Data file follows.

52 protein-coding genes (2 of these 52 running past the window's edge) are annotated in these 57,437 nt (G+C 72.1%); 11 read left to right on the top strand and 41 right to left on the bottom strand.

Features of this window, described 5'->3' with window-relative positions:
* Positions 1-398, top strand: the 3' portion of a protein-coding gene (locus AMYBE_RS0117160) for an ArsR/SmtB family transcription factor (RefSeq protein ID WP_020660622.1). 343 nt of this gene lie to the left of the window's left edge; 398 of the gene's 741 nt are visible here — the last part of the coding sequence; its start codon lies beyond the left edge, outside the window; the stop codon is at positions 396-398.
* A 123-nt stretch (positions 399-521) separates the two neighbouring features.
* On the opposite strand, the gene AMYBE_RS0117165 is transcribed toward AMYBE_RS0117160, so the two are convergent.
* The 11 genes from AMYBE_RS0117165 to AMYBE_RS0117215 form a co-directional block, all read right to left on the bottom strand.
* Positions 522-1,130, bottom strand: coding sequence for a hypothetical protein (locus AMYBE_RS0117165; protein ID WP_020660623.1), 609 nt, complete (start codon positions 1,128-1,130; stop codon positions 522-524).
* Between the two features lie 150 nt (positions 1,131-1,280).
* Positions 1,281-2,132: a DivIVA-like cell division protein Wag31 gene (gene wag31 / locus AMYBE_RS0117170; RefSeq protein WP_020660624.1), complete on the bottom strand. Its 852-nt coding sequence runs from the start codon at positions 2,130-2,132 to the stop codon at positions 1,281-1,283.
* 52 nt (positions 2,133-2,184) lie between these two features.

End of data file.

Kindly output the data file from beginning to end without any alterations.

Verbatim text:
52 protein-coding genes (2 of these 52 running past the window's edge) are annotated in these 57,437 nt (G+C 72.1%); 11 read left to right on the top strand and 41 right to left on the bottom strand.

Features of this window, described 5'->3' with window-relative positions:
* Positions 1-398, top strand: the 3' portion of a protein-coding gene (locus AMYBE_RS0117160) for an ArsR/SmtB family transcription factor (RefSeq protein ID WP_020660622.1). 343 nt of this gene lie to the left of the window's left edge; 398 of the gene's 741 nt are visible here — the last part of the coding sequence; its start codon lies beyond the left edge, outside the window; the stop codon is at positions 396-398.
* A 123-nt stretch (positions 399-521) separates the two neighbouring features.
* On the opposite strand, the gene AMYBE_RS0117165 is transcribed toward AMYBE_RS0117160, so the two are convergent.
* The 11 genes from AMYBE_RS0117165 to AMYBE_RS0117215 form a co-directional block, all read right to left on the bottom strand.
* Positions 522-1,130, bottom strand: coding sequence for a hypothetical protein (locus AMYBE_RS0117165; protein ID WP_020660623.1), 609 nt, complete (start codon positions 1,128-1,130; stop codon positions 522-524).
* Between the two features lie 150 nt (positions 1,131-1,280).
* Positions 1,281-2,132: a DivIVA-like cell division protein Wag31 gene (gene wag31 / locus AMYBE_RS0117170; RefSeq protein WP_020660624.1), complete on the bottom strand. Its 852-nt coding sequence runs from the start codon at positions 2,130-2,132 to the stop codon at positions 1,281-1,283.
* 52 nt (positions 2,133-2,184) lie between these two features.